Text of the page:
Step back in time…
I know what you’re going to say “there is only one type of JS!” but bear with me a moment.
I decided that I was going to learn more about JS but when looking at how & where JS is used I categorised it as:
- Client – specifically interacting with the DOM
- Server – code for interacting as a server, I’m thinking Node.js, Rhino here
- Language – JS itself, not linked to browser or server, think C#
For me I wanted to focus on JS the language, in my mind once I understand the language itself using it either on the client or server should be just a case of understanding the functionality and limitations of each environment.
Where to begin
So with my focus on the language I looked around for resources to help me learn looking for books, videos & blogs that would help me.
This is the book that anybody who starts to work with JS is told to read, the book focus’ on what Douglas Crockford considers the good bits of the language, to help you avoid the parts of JS that people frequently complain about causing them problems.
Its only after learning more about JS that I can see whilst this book is good it does limit you to using only part of the language, which if you’re a beginner is a really good but as you progress you can see does tend to limit your use of the language as a whole.
From reading reviews about this book it seems to be like marmite, you either like it or hate.
The book focus’ on objects in JS, which you soon learn are the building blocks of the language and reading it after the good parts I found it helped me understand more about the mechanics of the language lifting the lid on how the runtime works when executing your code.
There is a photo that I’ve seen several times that shows this book side by side with the good parts trying to say that the good parts are only a tiny part of the language.
This book is so much larger as it really does go into the details of exactly how the language works, if you want to understand why “false” == true this explains it.
In the end I primarily focused on pluralsight for training videos, partly because I had some free monthly passes, but also found them very easy to watch and learn from.
With C# being primary language I found this course excellent. It focus’ on JS the language and introduces you to it using familiar concepts from C# and shows you them in JS.
This course is really aimed at people completely new to JS so if you have some experience probably not the course for you but does have some good information for starting to test JS.
C# has structs, classes, assemblies and you can use them to structure your code but other than an object what is there in JS? This course shows you different ways you can structure your code such as closures, module, etc
I found the course really useful as it provided me with knowledge on some key concepts in JS and gave me options on how I could structure the code I was working with day to day.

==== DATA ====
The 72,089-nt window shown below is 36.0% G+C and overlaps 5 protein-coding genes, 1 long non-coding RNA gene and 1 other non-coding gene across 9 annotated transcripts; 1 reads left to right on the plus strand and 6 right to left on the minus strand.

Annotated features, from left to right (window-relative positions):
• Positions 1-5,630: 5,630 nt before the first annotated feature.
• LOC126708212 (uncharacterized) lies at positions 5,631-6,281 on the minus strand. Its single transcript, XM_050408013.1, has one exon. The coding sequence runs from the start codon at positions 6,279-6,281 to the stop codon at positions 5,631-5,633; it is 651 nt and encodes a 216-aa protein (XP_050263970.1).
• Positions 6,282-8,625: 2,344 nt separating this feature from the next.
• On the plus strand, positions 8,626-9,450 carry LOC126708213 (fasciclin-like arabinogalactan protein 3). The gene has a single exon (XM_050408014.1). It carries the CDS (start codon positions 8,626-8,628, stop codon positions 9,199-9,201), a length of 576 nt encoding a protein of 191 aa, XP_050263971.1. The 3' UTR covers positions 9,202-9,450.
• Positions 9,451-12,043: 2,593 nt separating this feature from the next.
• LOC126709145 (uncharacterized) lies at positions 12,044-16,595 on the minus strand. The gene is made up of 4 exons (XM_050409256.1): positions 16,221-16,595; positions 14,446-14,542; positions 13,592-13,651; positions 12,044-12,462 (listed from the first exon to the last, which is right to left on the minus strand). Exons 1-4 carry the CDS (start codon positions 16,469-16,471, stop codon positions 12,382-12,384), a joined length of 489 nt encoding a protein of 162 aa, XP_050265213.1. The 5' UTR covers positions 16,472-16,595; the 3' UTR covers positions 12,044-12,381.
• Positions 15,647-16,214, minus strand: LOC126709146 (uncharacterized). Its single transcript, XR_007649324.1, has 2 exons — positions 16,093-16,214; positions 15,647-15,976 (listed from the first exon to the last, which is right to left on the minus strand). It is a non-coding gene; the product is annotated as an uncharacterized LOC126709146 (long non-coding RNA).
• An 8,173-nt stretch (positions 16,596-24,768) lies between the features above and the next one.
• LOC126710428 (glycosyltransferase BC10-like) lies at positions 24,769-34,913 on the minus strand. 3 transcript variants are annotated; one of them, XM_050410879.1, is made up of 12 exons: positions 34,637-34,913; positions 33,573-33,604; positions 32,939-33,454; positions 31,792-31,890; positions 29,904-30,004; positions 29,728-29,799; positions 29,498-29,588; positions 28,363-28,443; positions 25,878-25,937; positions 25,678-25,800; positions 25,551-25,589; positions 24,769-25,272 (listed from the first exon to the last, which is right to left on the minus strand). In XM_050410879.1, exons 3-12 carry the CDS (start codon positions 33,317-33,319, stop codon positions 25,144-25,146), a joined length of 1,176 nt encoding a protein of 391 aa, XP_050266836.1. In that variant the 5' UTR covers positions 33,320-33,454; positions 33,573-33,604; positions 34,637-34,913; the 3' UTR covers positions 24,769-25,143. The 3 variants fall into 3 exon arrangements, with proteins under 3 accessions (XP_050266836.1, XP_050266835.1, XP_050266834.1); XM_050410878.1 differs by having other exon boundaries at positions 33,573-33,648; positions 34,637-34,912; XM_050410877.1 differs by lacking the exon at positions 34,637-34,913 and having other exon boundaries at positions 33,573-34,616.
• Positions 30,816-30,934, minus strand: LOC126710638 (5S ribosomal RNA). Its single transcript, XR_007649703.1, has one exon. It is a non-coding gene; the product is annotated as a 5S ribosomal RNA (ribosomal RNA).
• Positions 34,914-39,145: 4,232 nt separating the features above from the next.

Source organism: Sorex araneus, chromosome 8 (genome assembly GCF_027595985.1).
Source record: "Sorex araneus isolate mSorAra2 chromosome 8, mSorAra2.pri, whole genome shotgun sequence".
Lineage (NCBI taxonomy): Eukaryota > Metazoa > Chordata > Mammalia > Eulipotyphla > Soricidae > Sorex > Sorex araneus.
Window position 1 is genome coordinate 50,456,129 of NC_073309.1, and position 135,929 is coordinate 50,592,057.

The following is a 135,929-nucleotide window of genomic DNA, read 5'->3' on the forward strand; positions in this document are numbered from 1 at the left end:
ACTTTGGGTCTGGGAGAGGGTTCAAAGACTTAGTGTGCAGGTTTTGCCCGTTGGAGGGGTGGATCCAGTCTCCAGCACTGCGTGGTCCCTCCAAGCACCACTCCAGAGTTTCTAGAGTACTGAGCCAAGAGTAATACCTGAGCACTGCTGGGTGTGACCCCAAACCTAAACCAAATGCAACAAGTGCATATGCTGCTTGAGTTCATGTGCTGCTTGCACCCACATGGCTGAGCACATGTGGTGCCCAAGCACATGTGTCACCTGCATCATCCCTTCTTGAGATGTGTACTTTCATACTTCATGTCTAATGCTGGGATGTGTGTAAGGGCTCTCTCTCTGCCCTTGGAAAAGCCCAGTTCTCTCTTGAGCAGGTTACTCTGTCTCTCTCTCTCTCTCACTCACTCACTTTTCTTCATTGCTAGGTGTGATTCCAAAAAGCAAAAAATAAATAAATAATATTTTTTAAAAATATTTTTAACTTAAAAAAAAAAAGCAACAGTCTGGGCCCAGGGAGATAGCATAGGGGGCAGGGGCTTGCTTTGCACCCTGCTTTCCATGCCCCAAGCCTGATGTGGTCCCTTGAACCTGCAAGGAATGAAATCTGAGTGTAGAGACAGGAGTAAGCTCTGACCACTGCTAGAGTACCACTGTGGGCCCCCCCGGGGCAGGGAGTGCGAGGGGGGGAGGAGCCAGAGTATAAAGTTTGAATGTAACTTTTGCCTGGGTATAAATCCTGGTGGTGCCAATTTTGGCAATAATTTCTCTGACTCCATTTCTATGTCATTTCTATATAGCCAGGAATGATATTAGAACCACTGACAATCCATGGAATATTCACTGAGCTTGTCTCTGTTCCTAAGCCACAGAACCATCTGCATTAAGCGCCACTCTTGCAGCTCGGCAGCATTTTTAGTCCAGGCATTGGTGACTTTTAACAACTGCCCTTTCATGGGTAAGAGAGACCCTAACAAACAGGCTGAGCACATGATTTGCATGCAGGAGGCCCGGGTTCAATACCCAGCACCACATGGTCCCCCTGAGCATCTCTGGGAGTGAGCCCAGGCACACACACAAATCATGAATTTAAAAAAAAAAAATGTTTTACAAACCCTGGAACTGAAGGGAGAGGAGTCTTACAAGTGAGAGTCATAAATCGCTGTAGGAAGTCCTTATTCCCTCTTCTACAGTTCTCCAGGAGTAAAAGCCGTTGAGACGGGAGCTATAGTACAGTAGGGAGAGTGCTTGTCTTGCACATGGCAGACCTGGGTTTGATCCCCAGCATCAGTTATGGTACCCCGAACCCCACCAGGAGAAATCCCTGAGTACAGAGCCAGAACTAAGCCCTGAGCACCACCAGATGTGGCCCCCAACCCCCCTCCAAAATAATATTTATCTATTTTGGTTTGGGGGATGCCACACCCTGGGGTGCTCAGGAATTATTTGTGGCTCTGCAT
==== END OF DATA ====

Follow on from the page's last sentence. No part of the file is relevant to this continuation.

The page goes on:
This course isn’t related to the book of the same name, in fact it doesn’t deal with patterns like Singleton, Iterator, Facade, etc. instead it focus’ on some patterns of using JS usage such as promises.
Whilst the information in the course may not be immediately applicable in your development its good to have in your ‘toolbox’ so to speak.
Blogs & sites
I’ve followed many blogs but have a list of sites with various JS articles as long as my arm, here’s my list of the top few:
- DailyJS – blog daily post with links to interesting JS libraries
- How to keep up to date on Front-end technologies – lists people to follow on twitter, blogs to read, podcasts to listen to, etc.
What have I learnt
For me learning more about the language has helped me to understand the things that people often point to in JS and say its crazy behaviour.
So JS the language is based on objects and you can perform functional-like programming with it, but it isn’t either an object oriented or strictly functional language.
As with any language JS has its strengths and weaknesses and to get the most out of it you need to learn to leverage its strengths and how to mitigate some of the weaknesses often through best practices, patterns, etc.
I’m not going to list everything that I’ve picked up, that would be a long and probably tedious post, but I did make a few notes during the year (though not enough) which I posted on my tumblr. This year I’m trying to blog more so anything new and interesting I come across I’m hoping to post here.
Whilst it may seem that I didn’t cover a lot of ground I’ve left out all the stuff I did around Knockout.js and Angular.js which I was also learnt about during the year (perhaps more blog posts).
Unsurprisingly my plan is to continue learning, and although I read a lot last year I didn’t practice outside of work so as well as reading books & blogs I’m going to be building applications to develop my “muscle memory” where JS is concerned. My plan is to not only practice the JS language but to work with other JS libraries such as Knockout.js, Angular.js, etc and to then extend the apps to the server and use Node.js as well.